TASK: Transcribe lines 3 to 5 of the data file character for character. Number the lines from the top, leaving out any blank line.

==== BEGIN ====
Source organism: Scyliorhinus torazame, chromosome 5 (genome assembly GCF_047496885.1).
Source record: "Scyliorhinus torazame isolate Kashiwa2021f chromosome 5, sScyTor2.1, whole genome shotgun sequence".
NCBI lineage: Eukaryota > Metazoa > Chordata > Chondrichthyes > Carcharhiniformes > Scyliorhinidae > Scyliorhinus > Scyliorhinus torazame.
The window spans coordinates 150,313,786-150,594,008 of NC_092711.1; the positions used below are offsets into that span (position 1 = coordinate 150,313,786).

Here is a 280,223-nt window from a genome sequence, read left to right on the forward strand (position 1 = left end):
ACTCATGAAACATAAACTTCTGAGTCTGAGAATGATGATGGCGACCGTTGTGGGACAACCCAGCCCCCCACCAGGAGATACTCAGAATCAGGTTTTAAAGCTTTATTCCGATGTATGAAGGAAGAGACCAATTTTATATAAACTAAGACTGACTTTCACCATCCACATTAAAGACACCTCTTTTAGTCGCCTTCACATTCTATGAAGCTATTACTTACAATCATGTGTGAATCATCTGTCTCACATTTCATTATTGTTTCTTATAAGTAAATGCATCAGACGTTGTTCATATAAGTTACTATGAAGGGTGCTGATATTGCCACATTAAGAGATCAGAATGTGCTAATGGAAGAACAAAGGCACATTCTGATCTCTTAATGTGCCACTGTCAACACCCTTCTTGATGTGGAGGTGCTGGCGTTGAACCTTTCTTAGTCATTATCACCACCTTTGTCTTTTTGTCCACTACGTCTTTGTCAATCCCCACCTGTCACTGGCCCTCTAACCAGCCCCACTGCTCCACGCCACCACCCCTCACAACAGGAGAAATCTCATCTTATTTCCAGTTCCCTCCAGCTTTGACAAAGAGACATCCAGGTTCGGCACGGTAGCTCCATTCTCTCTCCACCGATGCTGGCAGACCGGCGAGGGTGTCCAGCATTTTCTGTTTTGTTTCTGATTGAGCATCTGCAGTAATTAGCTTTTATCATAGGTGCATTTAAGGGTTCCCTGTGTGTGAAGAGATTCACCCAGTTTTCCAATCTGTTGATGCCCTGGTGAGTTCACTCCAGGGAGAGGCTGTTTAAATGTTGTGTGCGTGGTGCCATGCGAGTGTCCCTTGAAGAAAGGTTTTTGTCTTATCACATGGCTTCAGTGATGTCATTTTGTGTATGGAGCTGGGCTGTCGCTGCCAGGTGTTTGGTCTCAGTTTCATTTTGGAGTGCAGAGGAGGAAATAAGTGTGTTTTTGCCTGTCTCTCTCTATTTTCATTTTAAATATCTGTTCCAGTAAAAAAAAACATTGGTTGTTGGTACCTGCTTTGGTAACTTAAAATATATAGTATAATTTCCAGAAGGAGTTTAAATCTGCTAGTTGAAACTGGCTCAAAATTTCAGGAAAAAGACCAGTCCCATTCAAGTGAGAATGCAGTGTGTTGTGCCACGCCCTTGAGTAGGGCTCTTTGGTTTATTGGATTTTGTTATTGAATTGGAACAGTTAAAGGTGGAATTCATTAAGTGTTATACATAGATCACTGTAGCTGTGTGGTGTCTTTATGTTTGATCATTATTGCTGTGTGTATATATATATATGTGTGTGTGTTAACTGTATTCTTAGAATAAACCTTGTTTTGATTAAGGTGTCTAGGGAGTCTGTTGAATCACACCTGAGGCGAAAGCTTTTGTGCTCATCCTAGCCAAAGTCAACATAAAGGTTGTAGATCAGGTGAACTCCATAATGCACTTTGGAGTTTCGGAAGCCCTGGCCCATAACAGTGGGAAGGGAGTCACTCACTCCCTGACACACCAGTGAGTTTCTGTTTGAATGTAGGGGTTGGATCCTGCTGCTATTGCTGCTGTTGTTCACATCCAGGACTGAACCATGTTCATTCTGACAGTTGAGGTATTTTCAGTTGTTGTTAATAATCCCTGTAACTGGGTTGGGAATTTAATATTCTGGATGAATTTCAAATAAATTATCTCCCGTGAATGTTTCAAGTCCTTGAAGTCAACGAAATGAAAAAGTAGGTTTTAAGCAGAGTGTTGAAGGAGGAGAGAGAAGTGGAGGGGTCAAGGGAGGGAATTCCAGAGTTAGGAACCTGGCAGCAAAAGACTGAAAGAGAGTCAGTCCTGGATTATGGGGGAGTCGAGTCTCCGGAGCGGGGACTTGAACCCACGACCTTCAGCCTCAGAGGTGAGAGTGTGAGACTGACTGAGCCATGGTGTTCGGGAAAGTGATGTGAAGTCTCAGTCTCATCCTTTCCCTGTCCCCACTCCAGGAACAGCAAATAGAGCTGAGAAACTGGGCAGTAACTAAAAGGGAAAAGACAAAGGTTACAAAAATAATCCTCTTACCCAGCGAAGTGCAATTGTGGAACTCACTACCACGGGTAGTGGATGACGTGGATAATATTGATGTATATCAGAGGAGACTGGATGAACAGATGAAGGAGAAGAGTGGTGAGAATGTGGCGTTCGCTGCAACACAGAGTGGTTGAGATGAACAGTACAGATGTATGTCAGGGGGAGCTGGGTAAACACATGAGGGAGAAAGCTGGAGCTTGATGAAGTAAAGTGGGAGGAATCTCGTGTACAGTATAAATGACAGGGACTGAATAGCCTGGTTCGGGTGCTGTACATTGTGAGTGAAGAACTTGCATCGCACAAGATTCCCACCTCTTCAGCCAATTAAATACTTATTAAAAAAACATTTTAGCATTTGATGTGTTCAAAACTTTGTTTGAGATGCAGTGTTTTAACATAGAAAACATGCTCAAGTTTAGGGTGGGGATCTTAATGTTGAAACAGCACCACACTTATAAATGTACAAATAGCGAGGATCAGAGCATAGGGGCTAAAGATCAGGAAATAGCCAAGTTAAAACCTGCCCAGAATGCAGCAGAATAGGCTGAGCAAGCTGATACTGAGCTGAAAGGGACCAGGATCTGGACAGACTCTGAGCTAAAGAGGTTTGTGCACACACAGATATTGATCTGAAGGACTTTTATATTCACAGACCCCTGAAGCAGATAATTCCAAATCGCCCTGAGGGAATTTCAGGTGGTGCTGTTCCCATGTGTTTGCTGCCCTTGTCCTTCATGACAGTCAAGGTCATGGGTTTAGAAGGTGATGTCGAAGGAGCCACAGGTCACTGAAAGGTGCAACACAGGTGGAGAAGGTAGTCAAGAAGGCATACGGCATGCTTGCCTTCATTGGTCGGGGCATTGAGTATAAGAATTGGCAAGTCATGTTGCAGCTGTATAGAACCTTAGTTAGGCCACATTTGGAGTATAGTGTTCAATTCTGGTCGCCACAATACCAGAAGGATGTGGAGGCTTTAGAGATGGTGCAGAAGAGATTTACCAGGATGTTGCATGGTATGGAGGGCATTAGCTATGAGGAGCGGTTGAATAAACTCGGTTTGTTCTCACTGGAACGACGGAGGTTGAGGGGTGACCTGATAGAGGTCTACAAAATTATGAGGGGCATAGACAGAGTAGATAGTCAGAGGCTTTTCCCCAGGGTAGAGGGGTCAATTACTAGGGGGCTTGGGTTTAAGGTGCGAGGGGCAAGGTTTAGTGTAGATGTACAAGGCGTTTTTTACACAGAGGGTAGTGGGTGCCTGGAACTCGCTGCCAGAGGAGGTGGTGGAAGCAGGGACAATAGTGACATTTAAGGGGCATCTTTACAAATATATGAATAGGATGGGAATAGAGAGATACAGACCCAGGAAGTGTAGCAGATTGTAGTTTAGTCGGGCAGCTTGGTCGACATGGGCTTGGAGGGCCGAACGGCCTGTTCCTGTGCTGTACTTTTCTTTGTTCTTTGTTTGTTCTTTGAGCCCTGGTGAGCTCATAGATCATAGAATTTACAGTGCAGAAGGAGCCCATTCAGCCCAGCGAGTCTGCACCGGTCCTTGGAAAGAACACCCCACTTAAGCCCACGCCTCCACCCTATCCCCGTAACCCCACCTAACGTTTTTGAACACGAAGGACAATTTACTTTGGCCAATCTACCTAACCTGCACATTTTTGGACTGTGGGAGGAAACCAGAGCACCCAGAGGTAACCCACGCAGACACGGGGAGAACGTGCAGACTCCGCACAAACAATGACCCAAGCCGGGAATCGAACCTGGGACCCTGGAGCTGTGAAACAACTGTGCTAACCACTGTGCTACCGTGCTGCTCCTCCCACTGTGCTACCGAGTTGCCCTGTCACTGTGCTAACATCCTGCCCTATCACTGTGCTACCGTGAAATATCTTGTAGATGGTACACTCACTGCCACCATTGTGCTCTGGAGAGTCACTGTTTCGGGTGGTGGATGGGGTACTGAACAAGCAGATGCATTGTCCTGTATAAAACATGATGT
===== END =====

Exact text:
NCBI lineage: Eukaryota > Metazoa > Chordata > Chondrichthyes > Carcharhiniformes > Scyliorhinidae > Scyliorhinus > Scyliorhinus torazame.
The window spans coordinates 150,313,786-150,594,008 of NC_092711.1; the positions used below are offsets into that span (position 1 = coordinate 150,313,786).

Here is a 280,223-nt window from a genome sequence, read left to right on the forward strand (position 1 = left end):